Steps to avoid not taking off: You can’t push an aeroplane until it takes off! 


Marketing and management have undergone many changes since the last decades of the 20th century. It may once have been possible to start an FLS overnight and make a fortune out of it but nowadays, any rushed or emotionally ridden decision is likely to end up in failure. Aspiring ELT professionals who aim to start their own school should consider these three areas: their own readiness, the location of the new FLS and finally their financial & marketing planning.


The manager’s readiness 


Before starting any new business ELT professionals need to study so as to retrain in management, marketing. This stage will help them understand the principles of management and educational leadership. It is equally important for these professionals to take care of their own professional networking and join associations which will help them understand the field of Greek EFL from another standpoint this time. Even if the new entrepreneur has joined a franchise, this does not mean that less financial and marketing knowledge is required.


Location! Location! Location!


For Kotler ‘’place’’ is one of the main 4Ps of marketing (the other three being product or service, price and promotion) (Πετράκης 2008, p.322). Location is central to many decisions. Firstly, prior to any business venture one needs to invest in serious external market research to examine whether there is need for another FLS in this area. Secondly, the location of the school will determine its target market, who its competitors are and the type of services offered. Finally, location also affects pricing. Regarding the competition, when entering an existing market, we need to bear in mind that our rhetoric and our digital and commercial presence need to be respectful of those who pre-existed. Smugness does not sell in our day and age. Instead, modest promising and generous delivery work miracles. The competition and their faults are not the reason we are starting a new school. Our media presence needs to zero in on the new, innovative teaching we promise to introduce.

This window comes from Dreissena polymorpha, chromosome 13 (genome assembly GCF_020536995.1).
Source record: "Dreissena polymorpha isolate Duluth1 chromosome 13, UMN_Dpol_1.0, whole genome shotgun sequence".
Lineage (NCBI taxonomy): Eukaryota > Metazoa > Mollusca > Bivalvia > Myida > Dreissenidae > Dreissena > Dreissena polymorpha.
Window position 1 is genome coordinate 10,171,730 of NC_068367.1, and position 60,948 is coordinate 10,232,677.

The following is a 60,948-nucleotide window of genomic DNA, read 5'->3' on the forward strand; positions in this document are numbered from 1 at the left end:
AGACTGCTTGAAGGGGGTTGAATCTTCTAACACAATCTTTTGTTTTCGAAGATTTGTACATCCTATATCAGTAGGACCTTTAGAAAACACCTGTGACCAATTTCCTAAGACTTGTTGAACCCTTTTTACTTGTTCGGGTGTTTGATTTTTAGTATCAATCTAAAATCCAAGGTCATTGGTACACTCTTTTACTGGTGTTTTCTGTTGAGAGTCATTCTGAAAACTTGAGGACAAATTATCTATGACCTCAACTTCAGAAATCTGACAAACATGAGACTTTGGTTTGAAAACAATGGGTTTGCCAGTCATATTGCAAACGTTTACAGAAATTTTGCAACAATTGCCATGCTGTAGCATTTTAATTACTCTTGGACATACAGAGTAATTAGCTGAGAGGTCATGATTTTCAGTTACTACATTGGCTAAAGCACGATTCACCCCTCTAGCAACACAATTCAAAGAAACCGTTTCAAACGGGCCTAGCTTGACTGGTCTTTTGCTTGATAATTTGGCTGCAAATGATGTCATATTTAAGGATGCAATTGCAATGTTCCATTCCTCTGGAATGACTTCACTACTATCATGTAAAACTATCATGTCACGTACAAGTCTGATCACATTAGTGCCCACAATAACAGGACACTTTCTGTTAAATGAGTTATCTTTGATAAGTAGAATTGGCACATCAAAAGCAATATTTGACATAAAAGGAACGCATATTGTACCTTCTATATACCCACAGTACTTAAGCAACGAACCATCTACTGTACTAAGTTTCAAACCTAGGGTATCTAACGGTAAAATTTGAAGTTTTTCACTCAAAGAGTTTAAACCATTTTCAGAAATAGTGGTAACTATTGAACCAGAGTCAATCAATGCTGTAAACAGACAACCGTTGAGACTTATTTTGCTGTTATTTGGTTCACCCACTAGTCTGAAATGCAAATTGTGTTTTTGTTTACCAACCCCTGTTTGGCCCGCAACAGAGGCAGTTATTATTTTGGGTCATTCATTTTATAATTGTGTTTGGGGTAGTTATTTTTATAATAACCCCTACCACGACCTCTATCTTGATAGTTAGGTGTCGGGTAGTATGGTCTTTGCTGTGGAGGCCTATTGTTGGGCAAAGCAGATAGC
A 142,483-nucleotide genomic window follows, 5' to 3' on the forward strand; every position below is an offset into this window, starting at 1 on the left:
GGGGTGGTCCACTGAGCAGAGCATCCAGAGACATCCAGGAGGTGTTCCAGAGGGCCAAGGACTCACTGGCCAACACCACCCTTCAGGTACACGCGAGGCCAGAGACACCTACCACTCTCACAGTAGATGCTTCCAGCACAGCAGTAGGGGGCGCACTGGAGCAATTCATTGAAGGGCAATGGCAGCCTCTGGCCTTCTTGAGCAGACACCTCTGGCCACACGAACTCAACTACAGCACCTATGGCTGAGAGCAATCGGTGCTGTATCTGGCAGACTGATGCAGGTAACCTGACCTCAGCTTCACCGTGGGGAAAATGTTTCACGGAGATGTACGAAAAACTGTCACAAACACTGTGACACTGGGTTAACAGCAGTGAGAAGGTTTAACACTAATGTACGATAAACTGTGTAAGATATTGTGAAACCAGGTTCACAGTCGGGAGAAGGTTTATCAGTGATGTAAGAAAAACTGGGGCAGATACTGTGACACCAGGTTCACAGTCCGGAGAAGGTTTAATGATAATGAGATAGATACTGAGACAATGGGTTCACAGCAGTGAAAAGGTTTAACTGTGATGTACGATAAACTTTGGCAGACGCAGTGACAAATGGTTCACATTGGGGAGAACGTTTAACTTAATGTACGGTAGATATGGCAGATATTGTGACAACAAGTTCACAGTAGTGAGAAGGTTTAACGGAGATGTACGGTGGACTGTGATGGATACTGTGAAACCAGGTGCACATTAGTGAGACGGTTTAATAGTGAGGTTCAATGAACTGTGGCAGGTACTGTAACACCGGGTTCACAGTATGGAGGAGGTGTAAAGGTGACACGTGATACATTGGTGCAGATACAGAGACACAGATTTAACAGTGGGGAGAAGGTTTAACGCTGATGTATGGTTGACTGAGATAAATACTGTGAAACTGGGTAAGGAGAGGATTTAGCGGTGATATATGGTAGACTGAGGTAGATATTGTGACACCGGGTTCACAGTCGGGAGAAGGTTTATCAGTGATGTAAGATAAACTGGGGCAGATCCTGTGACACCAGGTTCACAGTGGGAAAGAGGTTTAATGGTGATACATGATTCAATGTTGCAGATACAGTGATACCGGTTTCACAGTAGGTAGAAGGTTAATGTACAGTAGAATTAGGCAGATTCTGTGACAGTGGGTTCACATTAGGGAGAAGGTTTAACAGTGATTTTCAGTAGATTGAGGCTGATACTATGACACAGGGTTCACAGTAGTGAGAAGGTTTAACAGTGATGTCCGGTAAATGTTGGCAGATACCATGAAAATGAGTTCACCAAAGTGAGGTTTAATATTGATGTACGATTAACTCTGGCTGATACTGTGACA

Planning! Planning! Planning!


In the 4Ps of marketing, perhaps we need to add ‘’Planning’’ as everything revolves around simple maths and careful organization. Cash flow planning starts with the functional, day to day expenses of the school. For example, high rent may secure a great location as long as paying this rent can be sustained over time. If not, this is going to cause serious problems.  Usually, new FLS owners set much higher targets and believe that it will take their FLS much less time to take off. As pointed out by Churchill et al (1983) there are five stages to make any start-up a big business (existence, survival, break-out, take-off, big Company). Therefore, we need to bear in mind that we have to save some of our capital to support this FLS while it is taking off. This means that careful, planned hiring is needed along with smart budgeting. In our digital age, attention to graphic design and media presence, technology and functionality are of primary importance while other areas (for example, a lavish street party) can be kept for later, once the school starts generating profit.




Businesses may be planned around numbers but when it comes to starting a new school it is all about how we feel as we pour our dreams and hopes into them. Business failure is not just bankruptcy; it is neither lack of capitals nor inability to pass on the new message of that school. The worst part of failure is having to put those beautiful dreams to sleep. School owners call their schools their children. Following this analogy I will close by saying:“Do not have children unless you are fully prepared to understand and support them”




Πετράκης, Π.,(2008). Η Επιχειρηματικότητα. Αθήνα: Εκδόσεις: Π.Ε.Πετράκη

Ρεγκούκος, Γ.Π.,(2012). Επιχειρηματικότητα σε κρίση:οι παθογένειες της Ελληνικής Επιχείρησης & πώς να τις θεραπεύσετε. Αθήνα: Εκδόσεις Αθ. Σταμούλη.

Lewis, Virginia L. and Churchill, Neil C.,(1983).The Five Stages of Small Business Growth. Harvard Business Review [online]. Accessed on 9.1.2019 Available at SSRN: https://ssrn.com/abstract=1504517


Bio: Maria Sachpazian BA education / RSA dip/tefl (hons)  is the Academic and Managing Director of Input on Education a company which provides academic, business support and consultancy to Foreign Language Schools. Maria is also a part-time lecturer at CITY College, the International Faculty of the University of Sheffield and an EFL teacher at the Straight Up Markoyannopoulou schools. Since March 2016 she is also the Chairperson of TESOL Macedonia-Thrace, Northern Greece.  www.input.edu.gr | This email address is being protected from spambots. You need JavaScript enabled to view it.